"Since then our actions have been to ensure that this initiative, and all other streaming of secondary school sport, protects the interests of young people and does not run counter to our Balance is Better principles and integrity framework, and we will continue to do that."
So, in the interests of moving the topic forward, let's take the position that the broadcast of secondary school sports will remain unchallenged and open for business on the Sky Next platforms.
We'll ignore, for now, who owns the rights to school tournaments.
We'll also ignore the implications of who profits, and the rights and wrongs of that.
We'll also put to one side all the specific concerns raised in last week's story - social media vilification, early specialisation, steroid use and other integrity issues - and consider them successfully mitigated.
Let's instead take a step back and look at what this brave new world looks like. In the search for clues, go no further than back to the top of this story.
Now apply what's already been happening in rugby to a whole range of sports. From the national game to rowing, from basketball to football, from lacrosse to cup-stacking, if national championships mean anything to a school - and to some they clearly do - then win-at-all-costs and the resultant angst and suspicion is the future.
Glen Denham once told a story that bears repeating.
He was a Tall Blacks captain and widely regarded as one of this country's basketball greats.
More importantly he is an educator of note and as principal is charged with creating an aspirational environment at decile four Massey High School.
He has "no doubt" televised school sports will increase the talent drain away from low-decile schools to both traditional and new-money sporting powerhouses. It's already happening under his watch. He has already seen "ambitious parents" nudge their kids in the direction of schools that are more likely to feature in championship games.
In 2019, he watched the school's best rugby player go to St Kentigern College.
"The sporting side of the equation is immaterial," he said. "He was a beautiful kid who we loved having here. We didn't lose a rugby player; we lost a big chunk of our school community and student leadership.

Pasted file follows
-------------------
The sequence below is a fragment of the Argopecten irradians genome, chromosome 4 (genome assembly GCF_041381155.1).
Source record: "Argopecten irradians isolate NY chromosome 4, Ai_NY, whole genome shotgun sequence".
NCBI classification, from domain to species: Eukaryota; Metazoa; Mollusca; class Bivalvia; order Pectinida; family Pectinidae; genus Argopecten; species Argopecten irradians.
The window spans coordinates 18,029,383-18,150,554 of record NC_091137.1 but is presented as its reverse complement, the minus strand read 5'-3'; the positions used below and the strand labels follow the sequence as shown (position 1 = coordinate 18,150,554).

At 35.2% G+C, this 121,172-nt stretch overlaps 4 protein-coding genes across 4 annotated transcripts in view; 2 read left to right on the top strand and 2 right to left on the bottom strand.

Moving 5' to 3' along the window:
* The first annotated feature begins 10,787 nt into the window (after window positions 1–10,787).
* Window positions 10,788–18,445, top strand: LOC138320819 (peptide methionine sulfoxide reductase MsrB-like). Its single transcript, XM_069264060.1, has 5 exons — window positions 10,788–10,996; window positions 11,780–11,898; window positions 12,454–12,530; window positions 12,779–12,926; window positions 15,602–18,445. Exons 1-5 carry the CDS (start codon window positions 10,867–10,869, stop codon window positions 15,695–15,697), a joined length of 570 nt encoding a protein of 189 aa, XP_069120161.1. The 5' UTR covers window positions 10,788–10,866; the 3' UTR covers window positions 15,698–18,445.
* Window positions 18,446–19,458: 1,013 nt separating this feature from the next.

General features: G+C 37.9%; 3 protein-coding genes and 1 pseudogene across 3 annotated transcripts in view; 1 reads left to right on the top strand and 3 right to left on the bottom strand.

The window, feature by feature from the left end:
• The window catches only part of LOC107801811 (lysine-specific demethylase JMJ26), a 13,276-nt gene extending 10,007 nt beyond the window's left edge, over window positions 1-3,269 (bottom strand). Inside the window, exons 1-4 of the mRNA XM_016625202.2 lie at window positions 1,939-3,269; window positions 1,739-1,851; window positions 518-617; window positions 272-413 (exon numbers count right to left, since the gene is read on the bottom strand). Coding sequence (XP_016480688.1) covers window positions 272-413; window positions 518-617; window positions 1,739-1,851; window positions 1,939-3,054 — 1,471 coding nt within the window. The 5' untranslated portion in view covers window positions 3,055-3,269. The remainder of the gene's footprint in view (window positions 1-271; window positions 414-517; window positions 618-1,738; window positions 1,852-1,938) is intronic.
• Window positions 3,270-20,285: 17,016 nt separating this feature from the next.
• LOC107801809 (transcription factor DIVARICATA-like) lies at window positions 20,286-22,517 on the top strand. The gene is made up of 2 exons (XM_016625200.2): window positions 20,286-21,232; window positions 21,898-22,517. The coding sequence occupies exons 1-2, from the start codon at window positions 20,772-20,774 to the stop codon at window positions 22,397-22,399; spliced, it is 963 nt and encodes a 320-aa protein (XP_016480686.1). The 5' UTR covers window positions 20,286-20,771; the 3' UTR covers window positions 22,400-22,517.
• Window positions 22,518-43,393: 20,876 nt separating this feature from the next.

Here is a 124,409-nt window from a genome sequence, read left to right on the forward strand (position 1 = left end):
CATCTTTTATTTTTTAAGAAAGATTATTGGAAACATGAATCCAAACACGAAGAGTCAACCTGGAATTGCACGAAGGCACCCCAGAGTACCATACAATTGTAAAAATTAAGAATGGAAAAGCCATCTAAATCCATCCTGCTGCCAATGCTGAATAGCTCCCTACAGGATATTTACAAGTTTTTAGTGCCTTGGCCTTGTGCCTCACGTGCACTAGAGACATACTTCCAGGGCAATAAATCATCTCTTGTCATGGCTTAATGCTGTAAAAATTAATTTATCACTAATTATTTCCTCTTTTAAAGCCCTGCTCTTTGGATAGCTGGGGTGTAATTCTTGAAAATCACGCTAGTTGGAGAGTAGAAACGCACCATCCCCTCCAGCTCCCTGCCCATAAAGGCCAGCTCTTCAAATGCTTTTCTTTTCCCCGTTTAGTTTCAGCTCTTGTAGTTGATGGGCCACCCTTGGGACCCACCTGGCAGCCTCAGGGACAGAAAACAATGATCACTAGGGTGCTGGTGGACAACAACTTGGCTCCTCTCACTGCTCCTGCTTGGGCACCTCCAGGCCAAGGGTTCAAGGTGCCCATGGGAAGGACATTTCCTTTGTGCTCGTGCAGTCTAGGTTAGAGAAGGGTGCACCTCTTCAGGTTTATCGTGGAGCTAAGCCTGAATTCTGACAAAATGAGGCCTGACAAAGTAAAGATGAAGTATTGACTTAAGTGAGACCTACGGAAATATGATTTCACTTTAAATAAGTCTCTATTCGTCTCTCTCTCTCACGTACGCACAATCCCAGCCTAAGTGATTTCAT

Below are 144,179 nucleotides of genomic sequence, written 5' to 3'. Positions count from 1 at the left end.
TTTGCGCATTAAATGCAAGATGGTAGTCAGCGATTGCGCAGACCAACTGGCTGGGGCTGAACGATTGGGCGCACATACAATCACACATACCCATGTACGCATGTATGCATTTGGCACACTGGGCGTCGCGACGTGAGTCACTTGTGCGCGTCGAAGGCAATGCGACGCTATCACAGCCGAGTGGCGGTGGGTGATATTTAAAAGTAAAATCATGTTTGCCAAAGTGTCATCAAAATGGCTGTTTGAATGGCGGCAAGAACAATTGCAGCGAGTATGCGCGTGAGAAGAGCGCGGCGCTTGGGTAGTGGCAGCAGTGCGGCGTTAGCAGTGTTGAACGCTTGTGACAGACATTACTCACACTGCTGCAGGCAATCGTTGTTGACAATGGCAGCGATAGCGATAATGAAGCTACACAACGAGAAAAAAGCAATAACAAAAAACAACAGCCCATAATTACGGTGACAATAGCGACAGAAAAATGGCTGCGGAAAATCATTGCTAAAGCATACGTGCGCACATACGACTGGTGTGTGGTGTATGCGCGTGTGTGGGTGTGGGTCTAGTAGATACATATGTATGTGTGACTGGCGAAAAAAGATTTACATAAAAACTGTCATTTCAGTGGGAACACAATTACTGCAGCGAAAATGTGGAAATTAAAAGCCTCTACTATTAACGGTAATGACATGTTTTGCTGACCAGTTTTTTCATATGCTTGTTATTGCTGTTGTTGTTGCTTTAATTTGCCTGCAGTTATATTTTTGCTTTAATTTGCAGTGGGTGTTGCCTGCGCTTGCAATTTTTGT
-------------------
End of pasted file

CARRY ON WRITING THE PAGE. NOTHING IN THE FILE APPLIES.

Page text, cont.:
"Should the rest of us just run up the white flag? If we do that it will be a disaster for New Zealand sport."
Every time a good kid leaves a school for what they consider to be a high-performance environment, this is what is left behind.
Miskimmin says the question of whether school sport was high-performance was "interesting", but he did not personally believe it should be viewed that way.
As an organisation, he said, Sport NZ was more interested in the 3rd XV than the 1st XV, but increasingly schools are unable to field three teams.
If Sport NZ is more interested in what's happening beneath the top teams, then perhaps they need more direct input into schools - read, money - rather than the national sporting organisations.
(Or perhaps the NZ Sport Collective is simply being used as a blunt instrument by NSOs and a pay-TV broadcaster to try to wrest control of teen sport from schools, but that's a story for another day.)
"School sport should be about providing a platform that makes kids want to continue in sport once they walk out the gates," Miskimmin said.
Yet increasingly school sport is simply a self-perpetuating platform for marketing schools and their sports programmes.
Who benefits from that?
It's not the schools who can't compete on a recruiting front.
It's not the schools who lose kids to "high-performance" programmes.
It's not the former teammates of the above kids who lose their benchmark player.
It's not the clubs who no longer get anywhere near the volume of players coming to them from schools.
It's not the NSOs themselves who no longer get anywhere near the volume of subscriptions.
It's not even the high-performance programmes of said NSOs who, in the paraphrased words of one recent All Black coach, were spending time and resource fixing broken players (he could have used the word entitled where broken was and been equally accurate).
It's not even the recruited players themselves who get a warped view of sport and who fail to realise that the reason they were recruited by schools is the same reason they would have made it anyway if they'd stayed where they were: because they're good.
The wealthy schools and anybody who benefits materially from the broadcast.
Societally, that's an expensive win.
If this all sounds pessimistic, it is so by design.
As Jackson succinctly says: "If we're not careful, things will get worse here before they get better."